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Super Bowl snub lifts gay site's profile

Screen shot from Man Crunch's Web site

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Kai Ryssdal: Just when you thought Super Bowl ads couldn't get any more controversial, well they can't. At least not the ones you're going to see during the game. Not long after CBS agreed to run an anti-abortion spot this Sunday paid for by Focus on the Family, it rejected an ad from Man Crunch.

Yeah, I didn't know what it was either. It's a gay dating site. And it's getting a whole lot of free publicity thanks to the dust up. Just not nearly as much as it planned for. Marketplace's Sean Cole reports.


SEAN COLE: This story is like a crazy onion that keeps unpeeling until you get to a pungent core of truth. It starts with this Man Crunch ad. Two guys in warring football jerseys are on a couch watching their teams battle it out.

Sports Announcer: Ten, five, touchdown!

Fan 1: Oh, come on!

Fan 2: Yeah, that's what I'm talkin' about baby.

They both reach into a bowl of potato chips. Their hands touch. And then they start ferociously making out.

SINGING: I wanna kiiiiiss this guy. I really, really, really wanna...

Cut to the logo: ManCrunch.com. Where many, many men come out to play. The ad was submitted a couple of weeks ago by Man Crunch's owner, a Canadian group called Avid Life Media. And when CBS said the spot didn't meet broadcast standards for the Super Bowl, Avid Life cried discrimination.

NOEL BIDERMAN: It can't be the ad that's unacceptable right? It's funny.

This is Noel Biderman, the president of Avid Life.

BIDERMAN: It's the kind of almost humorous thing you'd see on "Saturday Night Live." There's nothing wrong with the ad itself. What they don't like is the notion of the business behind it, and I think that's really what's going on.

A CBS spokeswoman told me the opposite. She said the network had other issues with the ad and that it would be open to working with Avid Life on alternative submissions. But soon the blogosphere and some of the mainstream media began expressing doubts about Avid Life and its intentions.

STEVE HALL: They're feigning shock.

Steve Hall runs a blog called AdRants. He says there is now a rich history of marketers creating Super Bowl ads they know will be rejected. It's a ploy, he says.

HALL: You know, in any given meeting, at any given brand, at one point or another, someone speaks up and says, oh, you know, we should just create an ad that we know is gonna get banned, and you know, then we can upload it on the Web, and everybody will look at it. And you know, we'll have all this free media exposure.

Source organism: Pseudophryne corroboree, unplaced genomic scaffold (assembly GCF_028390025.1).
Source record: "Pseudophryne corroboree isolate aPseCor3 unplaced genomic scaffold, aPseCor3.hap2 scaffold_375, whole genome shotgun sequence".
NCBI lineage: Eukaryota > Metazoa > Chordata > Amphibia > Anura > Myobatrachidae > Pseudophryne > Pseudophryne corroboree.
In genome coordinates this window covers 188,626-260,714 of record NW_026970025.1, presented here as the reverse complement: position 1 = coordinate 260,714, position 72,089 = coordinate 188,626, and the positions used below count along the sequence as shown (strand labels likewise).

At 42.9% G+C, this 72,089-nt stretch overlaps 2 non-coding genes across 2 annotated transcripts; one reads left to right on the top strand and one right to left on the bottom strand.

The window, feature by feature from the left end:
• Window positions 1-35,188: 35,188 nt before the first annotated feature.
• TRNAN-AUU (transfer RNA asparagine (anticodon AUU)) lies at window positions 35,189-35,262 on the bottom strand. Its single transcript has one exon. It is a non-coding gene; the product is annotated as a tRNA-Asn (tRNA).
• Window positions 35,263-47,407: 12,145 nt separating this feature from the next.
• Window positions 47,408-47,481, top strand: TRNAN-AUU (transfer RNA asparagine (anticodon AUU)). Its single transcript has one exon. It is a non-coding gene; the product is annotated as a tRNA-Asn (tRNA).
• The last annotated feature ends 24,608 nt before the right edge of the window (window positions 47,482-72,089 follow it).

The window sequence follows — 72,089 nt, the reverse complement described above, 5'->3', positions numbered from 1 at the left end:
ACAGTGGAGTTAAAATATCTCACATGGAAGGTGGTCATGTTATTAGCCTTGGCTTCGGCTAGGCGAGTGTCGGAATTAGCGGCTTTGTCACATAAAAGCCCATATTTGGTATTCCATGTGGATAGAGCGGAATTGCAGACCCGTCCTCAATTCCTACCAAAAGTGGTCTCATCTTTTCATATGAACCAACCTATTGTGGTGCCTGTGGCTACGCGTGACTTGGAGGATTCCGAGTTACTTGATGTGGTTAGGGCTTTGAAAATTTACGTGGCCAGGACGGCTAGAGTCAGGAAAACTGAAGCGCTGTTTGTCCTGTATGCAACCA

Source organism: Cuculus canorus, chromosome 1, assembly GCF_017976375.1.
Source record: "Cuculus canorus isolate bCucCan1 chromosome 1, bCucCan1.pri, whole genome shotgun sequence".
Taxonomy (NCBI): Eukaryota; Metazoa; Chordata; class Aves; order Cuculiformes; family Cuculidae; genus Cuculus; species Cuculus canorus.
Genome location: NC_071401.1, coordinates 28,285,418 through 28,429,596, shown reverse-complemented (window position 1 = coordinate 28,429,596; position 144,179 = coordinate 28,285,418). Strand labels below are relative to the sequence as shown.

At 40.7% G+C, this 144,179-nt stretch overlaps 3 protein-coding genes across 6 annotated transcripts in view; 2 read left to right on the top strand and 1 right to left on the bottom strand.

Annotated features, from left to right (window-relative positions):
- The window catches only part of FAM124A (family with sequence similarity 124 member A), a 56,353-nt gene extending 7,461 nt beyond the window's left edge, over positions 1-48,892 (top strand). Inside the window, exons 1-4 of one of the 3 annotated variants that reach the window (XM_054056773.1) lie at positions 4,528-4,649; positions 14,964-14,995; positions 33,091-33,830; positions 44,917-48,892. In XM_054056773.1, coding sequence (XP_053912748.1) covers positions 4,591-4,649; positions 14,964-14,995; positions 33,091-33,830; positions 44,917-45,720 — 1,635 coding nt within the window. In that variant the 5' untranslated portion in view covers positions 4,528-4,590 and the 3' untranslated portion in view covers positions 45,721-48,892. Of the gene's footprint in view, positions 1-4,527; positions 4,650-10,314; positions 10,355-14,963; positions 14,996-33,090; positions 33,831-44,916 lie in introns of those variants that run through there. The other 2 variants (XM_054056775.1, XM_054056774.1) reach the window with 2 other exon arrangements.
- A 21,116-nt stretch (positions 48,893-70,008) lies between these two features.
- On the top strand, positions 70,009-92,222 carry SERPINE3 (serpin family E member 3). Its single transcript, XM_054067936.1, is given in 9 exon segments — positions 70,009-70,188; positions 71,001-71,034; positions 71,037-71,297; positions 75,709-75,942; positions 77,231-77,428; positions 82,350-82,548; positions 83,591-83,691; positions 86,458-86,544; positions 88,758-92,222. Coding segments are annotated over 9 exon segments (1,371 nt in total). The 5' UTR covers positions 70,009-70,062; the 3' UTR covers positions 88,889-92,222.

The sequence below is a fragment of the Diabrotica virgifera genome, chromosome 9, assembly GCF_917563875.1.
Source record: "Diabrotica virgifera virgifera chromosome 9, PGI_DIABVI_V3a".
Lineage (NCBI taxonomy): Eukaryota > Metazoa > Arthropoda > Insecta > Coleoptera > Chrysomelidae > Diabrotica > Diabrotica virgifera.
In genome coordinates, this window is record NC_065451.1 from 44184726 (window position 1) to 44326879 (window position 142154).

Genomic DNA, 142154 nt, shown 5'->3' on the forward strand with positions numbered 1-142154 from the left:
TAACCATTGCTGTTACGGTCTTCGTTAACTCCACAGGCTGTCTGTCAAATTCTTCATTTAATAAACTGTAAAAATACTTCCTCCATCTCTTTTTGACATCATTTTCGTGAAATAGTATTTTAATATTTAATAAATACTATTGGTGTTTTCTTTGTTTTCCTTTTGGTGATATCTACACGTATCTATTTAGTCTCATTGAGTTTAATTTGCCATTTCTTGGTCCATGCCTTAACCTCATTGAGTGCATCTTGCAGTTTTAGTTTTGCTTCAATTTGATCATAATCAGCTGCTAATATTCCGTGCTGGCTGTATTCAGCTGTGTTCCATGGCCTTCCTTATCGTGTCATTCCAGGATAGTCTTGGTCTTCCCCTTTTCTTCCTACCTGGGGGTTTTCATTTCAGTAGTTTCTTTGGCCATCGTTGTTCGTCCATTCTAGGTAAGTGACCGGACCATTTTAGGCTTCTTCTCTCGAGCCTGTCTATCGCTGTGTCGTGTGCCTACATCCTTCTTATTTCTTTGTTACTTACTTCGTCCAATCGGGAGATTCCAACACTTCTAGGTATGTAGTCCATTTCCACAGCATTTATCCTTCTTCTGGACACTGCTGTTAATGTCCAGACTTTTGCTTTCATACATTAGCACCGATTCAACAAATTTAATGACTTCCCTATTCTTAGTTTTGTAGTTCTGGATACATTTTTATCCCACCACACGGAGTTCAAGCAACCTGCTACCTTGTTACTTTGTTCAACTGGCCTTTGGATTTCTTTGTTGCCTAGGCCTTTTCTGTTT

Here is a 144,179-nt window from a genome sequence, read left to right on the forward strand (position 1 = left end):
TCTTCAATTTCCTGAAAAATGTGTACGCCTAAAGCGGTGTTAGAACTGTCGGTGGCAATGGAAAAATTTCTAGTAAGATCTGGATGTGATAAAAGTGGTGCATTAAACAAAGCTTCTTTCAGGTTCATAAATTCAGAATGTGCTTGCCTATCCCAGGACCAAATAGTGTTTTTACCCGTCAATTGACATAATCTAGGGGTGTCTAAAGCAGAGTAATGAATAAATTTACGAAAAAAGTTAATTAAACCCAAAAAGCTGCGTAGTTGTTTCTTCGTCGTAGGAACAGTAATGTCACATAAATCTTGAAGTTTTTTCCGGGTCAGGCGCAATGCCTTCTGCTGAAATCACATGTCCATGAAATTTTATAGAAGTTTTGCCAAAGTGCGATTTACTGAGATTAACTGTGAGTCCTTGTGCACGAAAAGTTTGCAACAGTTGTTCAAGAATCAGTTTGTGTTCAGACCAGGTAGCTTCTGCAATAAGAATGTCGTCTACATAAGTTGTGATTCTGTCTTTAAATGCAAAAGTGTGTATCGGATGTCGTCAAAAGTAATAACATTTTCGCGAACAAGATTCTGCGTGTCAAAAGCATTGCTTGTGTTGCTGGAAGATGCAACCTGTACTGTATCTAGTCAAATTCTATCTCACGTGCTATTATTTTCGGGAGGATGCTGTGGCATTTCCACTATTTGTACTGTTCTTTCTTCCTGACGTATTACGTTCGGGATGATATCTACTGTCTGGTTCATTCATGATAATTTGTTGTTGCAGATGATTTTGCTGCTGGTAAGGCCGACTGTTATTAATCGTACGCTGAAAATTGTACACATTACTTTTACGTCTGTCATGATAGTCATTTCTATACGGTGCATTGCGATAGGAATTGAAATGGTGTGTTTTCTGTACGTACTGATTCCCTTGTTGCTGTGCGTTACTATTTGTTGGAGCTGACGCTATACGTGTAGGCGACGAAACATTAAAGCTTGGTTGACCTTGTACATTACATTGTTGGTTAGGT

So at this point I thought I'd really gotten to the crux. Media manipulation disguised as moral outrage. Except for one thing. Noel Biderman freely admits having had that conversation in his boardroom.

BIDERMAN: Make no mistake about it, we have bright guys in our company and they said, OK. Do we want this to be rejected, Noel? Should we make a really racy ad or whatever? And I was like, no!

That wasn't his goal, he says. And I tend to believe him because he also says things like this.

BIDERMAN: I was gonna shepherd myself. I was gonna herald myself as the second coming of someone who's helping emancipate gay men into mainstream America. I know that sounds...

COLE: Wow.

BIDERMAN: Totally ridiculous.

COLE: That sounds ridiculous!

BIDERMAN: No, but it was around those notions.

This is the thing: Biderman did want a lot of buzz and controversy surrounding the ad. But only after it aired. The current controversy was just his Plan B. Plan A went like this:

BIDERMAN: Create an ad, get it aired on the Super Bowl. When the conservative groups that can't stand these people's way of life starts yelling and screaming, we're gonna take them on. To the community then that we're then trying to make members of our service, we hope we will look like heroes if we do this right. We will then build a brand that lasts for the next decade.

Biderman wanted to be debating this ad on Bill O'Reilly-type talk shows until the next Super Bowl. That, he says, would have really gotten Man Crunch's name out there. It's still manipulation. But it's not disguised as anything.

I'm Sean Cole for Marketplace.

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